Newman: Partnerships critical to downtown revitalization

i May 5th 2017

By Bill O’Boyle, Wilkes-Barre Times Leader -The Weekender

WILKES-BARRE — After attending the National Main Street Conference in Pittsburgh this week, Larry Newman, executive director of the Diamond City Partnership, said he heard one thing over and over — partnerships are critical to successful Main Street revitalization efforts.

Newman attended the conference, attended by more than 1,600 downtown management professionals from across the country, and he said he learned a lot, but also came away knowing his approach to downtown revitalization is working in Wilkes-Barre.

Newman gave a detailed report at Friday’s meeting of the Downtown Wilkes-Barre Business Association at the Westmoreland Club on South Franklin Street. Newman, who holds a bachelor’s degree from Princeton University and a master’s degree from Harvard University, serves as chairman of the board of the Pennsylvania Downtown Center, the statewide advocate for downtown revitalization.

Newman told about 35 members of the DWBBA that he has adopted the “four-point approach” to downtown revitalization — organization, promotion, design and economic vitality.

Newman told the group to be assured that there is a direct link between the Easter Egg Hunt, the Window Wonderland, Downtown Restaurant Week, the new downtown map and directory, the member parking validation program, or any of DWBBA’s other activities.

“The fact is that downtown’s forward momentum has been steadily building,” Newman said.

And Newman gave some statistics to support his report:

• In the last year alone, Newman said there has been more than $3 million in private funds invested into various downtown projects.

• There has been a net gain of three occupied downtown storefronts during 2016 — the 12th consecutive year of net increase in downtown storefront occupancy.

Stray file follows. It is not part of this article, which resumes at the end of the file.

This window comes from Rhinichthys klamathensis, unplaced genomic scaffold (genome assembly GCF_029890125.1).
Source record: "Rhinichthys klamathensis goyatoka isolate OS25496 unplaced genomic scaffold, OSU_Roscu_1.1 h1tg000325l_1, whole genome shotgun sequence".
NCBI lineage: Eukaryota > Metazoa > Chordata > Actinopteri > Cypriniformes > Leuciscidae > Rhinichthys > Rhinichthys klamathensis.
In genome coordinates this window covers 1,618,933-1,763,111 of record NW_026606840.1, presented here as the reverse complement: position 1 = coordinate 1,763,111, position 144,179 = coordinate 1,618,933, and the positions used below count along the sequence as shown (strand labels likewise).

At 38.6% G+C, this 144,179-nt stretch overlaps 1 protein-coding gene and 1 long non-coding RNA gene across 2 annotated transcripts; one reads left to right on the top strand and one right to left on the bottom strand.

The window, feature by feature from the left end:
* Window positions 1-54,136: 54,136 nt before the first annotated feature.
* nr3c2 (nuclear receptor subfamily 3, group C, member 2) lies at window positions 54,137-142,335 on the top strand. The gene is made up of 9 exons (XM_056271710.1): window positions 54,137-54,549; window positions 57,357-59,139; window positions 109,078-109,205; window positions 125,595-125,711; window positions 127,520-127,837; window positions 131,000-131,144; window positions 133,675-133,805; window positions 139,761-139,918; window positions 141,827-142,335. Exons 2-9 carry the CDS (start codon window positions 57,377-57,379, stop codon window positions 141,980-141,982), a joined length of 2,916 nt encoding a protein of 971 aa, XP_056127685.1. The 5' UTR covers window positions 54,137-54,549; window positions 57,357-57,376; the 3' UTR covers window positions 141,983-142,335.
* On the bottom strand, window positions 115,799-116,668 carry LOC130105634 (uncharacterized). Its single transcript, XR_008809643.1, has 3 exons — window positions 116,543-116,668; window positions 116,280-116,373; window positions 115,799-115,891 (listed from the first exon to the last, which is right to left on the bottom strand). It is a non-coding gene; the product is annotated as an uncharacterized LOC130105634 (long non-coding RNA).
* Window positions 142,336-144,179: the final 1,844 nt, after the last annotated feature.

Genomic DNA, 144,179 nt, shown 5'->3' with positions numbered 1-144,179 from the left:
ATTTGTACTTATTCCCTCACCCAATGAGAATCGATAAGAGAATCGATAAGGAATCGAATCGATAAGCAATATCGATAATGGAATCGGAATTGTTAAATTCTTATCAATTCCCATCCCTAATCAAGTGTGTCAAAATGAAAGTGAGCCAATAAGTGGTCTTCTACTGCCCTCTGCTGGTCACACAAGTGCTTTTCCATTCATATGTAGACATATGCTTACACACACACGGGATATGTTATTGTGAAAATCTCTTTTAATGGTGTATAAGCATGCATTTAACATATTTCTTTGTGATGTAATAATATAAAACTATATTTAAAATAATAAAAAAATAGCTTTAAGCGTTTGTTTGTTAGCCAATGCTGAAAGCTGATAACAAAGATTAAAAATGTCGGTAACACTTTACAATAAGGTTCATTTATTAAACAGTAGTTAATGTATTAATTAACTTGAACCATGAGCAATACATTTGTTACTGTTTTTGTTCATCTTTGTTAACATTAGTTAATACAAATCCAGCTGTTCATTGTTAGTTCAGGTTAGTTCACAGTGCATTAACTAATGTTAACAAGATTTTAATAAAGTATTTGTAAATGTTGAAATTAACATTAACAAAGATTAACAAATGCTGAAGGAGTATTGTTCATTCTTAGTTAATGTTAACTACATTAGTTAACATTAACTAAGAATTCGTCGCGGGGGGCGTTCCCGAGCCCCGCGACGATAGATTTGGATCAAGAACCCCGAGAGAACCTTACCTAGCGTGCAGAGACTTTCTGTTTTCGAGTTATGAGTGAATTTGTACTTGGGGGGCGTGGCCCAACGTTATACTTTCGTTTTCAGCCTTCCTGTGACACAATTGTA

• More new downtown businesses, such as Amberdonia, Dollar Tree and the Vault restaurant, will be opening soon.

• Some 112 new market-rate housing units have been added to the downtown in the past five years, and there are another 52 units currently under construction. Newman said more than 3,500 people now call downtown Wilkes-Barre home.

• According to the US Census, from 2000 to 2015, 38 percent of Wilkes-Barre’s citywide growth in college graduates under the age of 35 occurred within 8 percent of its land area — the 18701 ZIP code.

• Downtown Wilkes-Barre hosts more than 11,000 workers every day.

Newman said office workers matter to the health of the downtown. He said according to the most recent survey by the International Council of Shopping Centers, downtown office workers’ workplace spending on food alone is, on average, $25 dollars a week.

“When you do the math, the potential for downtown businesses serving those office workers adds up really quickly,” he said.

Newman said last year, the F.M. Kirby Center, Movies 14 and events at other downtown venues and galleries together generated more than 600,000 visitors to Downtown.

Newman also cited the 7,500 students enrolled at King’s College and Wilkes University last year — a number he said continues to grow.

“But, we can’t rest on our laurels,” Newman said. “We have to continue to focus on moving the economic development needle for downtown Wilkes-Barre. Our challenge is to ensure that we continue to turn those changes to our advantage.”

Newman noted that in 2016, for the first time, more than 20 percent of all national apparel sales occurred online — a figure he said will continue to climb. He said brick-and-mortar retailing is declining, as evidenced by cutbacks at hh Gregg, The Limited, Macy’s, Sears, JC Penney, Kmart, Aeropostale, Gap, and more.

According to the National Association of Realtors’ most recent survey, Newman said 50 percent of millennials said that it’s now “very important” to live in a walkable mixed-use neighborhood — along with 43 percent of Gen-Xers and 38 percent of baby boomers.

John Maday, who was elected Friday to his third term as president of the DWBBA, said you can’t help but notice the improvement downtown over the last decade or so.

“There’s still more to do,” Maday said. “When you think of all the people who have moved downtown and the conversion of large buildings to residential, it shows you the interest in the downtown.”

Maday said the quality of life has greatly improved in the downtown, noting the increase in restaurants, entertainment and shopping.

Before the meeting was adjourned, Gus Genetti, owner of the Genetti Downtown Hotel and Convention Center, praised the Times Leader for its recent publication of a special three-section special project called “InNOVAtion.” Genetti said he was pleased to see all of the positive stories about the region, its people and businesses.